Same goes for other cross categories: a flirty or bombshell fragrance on a prim, bespectacled librarian creates erotic tention and a desire to see beneath, an intense floral on a business-type hinting at an afterhours existence beneath the suit, you know the drill.

    On the other hand, as you succinctly point out, this notion of "having a raletionship with an unseen man", therefore the borrowing, has always been romanticized and eroticized through popular culture means: the classic "morning after" shirt, the worn T-shirt or belt etc.
    The reverse case (of a man wearing a woman's item as a memento of an amorous night) is rarer and I feel it is for practical reasons as well! (how many average men would fit an average woman's clothes?)
    Plus of course all the other reasons stated.

  14. maisqueperfume01:13

    Please review the new fragrance Vetiver Dance - Tauer perfumes.
    It is simply amazing.
    best wishes Simone

  15. Simone,

    thank you! Guess what: I just did!! And with a draw for full bottles! :O

    Hope you enjoy, I loved Vetiver Dance! :-)

  16. perfumeshrine, not necessarily, I think it 's also a question or character. There 's girly girls and girly girls; the smart one and the dumb bleached blonde bimbo, the woman of character and mystery and the curvaceous pulpous ultra feminine woman, the intellectual sophisticated lady and the sexy casual...I wouldn 't fancy Poison on a certain type of woman like a Wall Street executive instead Cabochard (the original old one) would be very alluring on her.

  17. Assuredly it's also about character, Emmanuella. No arguing with that! :-)

    I gather you believe Poison to be less mysterious, more exhuberant and penetrative, more in-your-face therefore not a suitable "surprise" for the executive type? Just curious if I interpreted this the way you meant it.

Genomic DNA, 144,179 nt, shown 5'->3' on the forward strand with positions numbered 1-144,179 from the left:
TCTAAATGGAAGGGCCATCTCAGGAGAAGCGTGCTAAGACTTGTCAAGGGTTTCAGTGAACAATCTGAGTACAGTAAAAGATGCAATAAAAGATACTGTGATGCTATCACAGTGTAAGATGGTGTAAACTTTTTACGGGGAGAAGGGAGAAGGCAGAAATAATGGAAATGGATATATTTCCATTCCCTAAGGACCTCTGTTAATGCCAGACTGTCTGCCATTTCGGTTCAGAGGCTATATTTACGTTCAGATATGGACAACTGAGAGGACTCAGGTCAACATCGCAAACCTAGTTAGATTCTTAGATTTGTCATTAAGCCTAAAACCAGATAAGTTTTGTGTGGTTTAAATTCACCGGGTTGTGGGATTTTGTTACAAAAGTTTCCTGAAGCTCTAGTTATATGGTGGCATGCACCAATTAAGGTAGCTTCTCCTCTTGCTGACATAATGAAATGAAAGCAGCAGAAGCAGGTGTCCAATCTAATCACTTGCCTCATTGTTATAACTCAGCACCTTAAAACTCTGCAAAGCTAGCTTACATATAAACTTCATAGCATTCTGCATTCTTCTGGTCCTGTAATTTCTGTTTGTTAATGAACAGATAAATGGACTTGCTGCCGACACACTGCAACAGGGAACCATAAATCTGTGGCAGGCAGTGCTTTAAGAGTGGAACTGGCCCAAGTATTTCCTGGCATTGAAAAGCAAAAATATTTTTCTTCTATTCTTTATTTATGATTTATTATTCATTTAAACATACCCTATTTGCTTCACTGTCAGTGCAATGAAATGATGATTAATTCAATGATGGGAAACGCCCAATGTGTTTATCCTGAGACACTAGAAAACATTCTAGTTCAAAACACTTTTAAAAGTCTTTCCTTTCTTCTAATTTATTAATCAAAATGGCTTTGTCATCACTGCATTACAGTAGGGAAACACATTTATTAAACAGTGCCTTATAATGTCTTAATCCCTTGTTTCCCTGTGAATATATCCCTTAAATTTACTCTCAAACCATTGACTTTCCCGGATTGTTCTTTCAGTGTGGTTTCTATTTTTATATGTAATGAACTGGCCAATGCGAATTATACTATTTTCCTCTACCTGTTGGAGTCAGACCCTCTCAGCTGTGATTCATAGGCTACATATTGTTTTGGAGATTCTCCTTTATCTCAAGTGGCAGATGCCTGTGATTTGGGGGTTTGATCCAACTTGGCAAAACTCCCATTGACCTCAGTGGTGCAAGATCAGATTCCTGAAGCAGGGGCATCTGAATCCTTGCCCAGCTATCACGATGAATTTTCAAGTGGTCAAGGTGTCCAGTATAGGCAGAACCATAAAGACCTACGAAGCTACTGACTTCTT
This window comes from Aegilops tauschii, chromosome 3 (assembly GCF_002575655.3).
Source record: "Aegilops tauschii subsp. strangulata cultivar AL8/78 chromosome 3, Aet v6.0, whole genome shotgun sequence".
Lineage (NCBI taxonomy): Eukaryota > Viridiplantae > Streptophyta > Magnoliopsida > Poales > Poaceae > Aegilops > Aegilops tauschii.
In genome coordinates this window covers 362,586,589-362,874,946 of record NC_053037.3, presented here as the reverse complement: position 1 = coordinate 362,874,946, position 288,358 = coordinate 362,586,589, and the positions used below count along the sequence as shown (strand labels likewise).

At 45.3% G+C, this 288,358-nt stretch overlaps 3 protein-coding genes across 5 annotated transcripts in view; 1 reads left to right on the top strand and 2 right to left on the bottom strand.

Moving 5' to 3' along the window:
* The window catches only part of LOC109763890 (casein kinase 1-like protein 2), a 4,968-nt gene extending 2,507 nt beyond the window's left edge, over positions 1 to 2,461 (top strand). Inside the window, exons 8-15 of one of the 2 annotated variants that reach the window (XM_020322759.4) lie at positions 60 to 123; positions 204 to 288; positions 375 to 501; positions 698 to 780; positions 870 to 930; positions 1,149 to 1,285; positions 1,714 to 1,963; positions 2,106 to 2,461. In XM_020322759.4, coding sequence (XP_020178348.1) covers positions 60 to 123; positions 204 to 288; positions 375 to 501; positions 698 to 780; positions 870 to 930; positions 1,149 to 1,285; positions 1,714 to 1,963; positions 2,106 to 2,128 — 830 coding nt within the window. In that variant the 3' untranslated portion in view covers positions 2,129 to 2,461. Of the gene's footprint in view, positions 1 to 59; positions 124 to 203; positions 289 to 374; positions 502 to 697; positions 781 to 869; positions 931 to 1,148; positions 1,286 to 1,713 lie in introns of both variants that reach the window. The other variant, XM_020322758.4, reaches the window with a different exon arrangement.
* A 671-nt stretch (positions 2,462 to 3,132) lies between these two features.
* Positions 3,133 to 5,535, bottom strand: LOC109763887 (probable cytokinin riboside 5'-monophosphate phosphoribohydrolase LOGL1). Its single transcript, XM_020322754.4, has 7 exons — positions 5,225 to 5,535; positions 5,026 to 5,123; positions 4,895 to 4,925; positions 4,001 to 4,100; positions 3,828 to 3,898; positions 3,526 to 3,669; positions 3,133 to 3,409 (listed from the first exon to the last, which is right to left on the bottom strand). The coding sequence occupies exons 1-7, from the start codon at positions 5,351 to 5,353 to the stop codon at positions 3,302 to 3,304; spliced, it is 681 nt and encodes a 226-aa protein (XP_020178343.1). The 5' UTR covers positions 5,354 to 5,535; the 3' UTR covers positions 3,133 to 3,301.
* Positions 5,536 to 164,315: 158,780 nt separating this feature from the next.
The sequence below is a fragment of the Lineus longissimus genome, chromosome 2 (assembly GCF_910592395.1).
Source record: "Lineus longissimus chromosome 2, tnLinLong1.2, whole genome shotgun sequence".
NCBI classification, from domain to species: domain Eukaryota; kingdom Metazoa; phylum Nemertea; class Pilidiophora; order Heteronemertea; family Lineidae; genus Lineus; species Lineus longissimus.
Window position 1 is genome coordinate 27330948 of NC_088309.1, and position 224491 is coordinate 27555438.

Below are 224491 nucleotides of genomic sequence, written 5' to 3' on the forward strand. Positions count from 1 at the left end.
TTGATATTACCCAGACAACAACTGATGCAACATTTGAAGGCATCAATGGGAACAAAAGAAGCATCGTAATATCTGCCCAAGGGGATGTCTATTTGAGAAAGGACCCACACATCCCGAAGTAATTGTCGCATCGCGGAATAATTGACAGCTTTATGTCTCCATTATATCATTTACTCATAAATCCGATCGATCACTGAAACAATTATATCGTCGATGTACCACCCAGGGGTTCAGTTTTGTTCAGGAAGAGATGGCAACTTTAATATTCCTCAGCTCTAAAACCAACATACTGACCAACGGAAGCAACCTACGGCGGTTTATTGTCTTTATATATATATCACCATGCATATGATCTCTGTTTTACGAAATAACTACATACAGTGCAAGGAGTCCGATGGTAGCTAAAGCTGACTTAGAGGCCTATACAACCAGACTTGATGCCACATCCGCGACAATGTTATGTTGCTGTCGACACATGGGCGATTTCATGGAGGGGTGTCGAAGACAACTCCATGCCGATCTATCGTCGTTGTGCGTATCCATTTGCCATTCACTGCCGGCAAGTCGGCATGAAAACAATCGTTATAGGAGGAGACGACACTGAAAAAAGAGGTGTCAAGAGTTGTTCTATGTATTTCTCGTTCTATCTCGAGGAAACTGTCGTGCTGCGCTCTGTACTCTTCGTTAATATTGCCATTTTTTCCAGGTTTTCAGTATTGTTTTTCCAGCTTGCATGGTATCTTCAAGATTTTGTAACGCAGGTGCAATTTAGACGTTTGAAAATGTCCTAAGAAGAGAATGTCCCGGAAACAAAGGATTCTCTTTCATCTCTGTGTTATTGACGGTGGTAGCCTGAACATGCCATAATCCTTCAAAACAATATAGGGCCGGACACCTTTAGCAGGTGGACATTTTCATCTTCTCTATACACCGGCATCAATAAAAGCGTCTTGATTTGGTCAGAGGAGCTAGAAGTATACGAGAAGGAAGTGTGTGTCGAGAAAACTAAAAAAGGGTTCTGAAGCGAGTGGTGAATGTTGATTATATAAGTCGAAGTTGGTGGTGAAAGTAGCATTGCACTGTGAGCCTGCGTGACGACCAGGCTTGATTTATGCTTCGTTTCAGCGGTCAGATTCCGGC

18. I guess I meant something like that... maybe I also see Poison more on a pulpous woman with curves and hips than a tall model type of girl, that said I love Poison, one little spritz in the cleavage won 't be "too much" and will be enough for a stellar sillage.

  19. That's very clear, thank you Emmanuella. :-)
    Poison is all in the application, I believe: a little more and you (and those in the vicinity) are nauseous, a little less and it's daringly good.

  20. Anonymous08:07

    I love that article, helg. I have found out that vetiver is one of my favourite notes a few years ago and i especially love the vetiver-basenotes in Calèche and Rive Gauche. I also love Vetiver by Guerlain!
    Many greetings, i am looking forward to MORE of the green delight! :-)

  21. Thank you dear N!

    I knew you'd appreciate it, knowing your predeliction for several of those fragrances mentioned. Vetiver by Guerlain is really unisex, isn't it?

    More will be sure to follow :-)

  22. zara14:40

    vetiver is both mysterious and comforting, that's why i like it so much. yesterday i visited the local lush boutique just to smell silky underwear (picked in because of vetiver of course) and it smelled very nice actually, very, very comforting. they should make it into liquid!

  23. Zara,

    thank you for stopping by and commenting and welcome.
    Thanks for the report on Lush: I think they should progress to a liquid form, too. The solid is a less "cooling" form.

  24. Anonymous09:56

    I was ever a vetiver lover.
    Did you know about a Vetiver lover Private Club ?
    If you know, thanks for sharing your info.


    PS/ excuse me, my english is so bad

  25. Therese,

    no need to apologise, it's perfectly understandable :-)

    If you mean a fragrance named Private Club with vetiver, I do not know of one. If then again to refer of a private club of vetiver appreciators, we have one right here. But also on Basenotes. I believe the phrase was used in some old review on MUA about the fragrance Route de Vetiver by Maitre Parfumeur et Gantier: hard-core stuff!

    Hope that helps :-)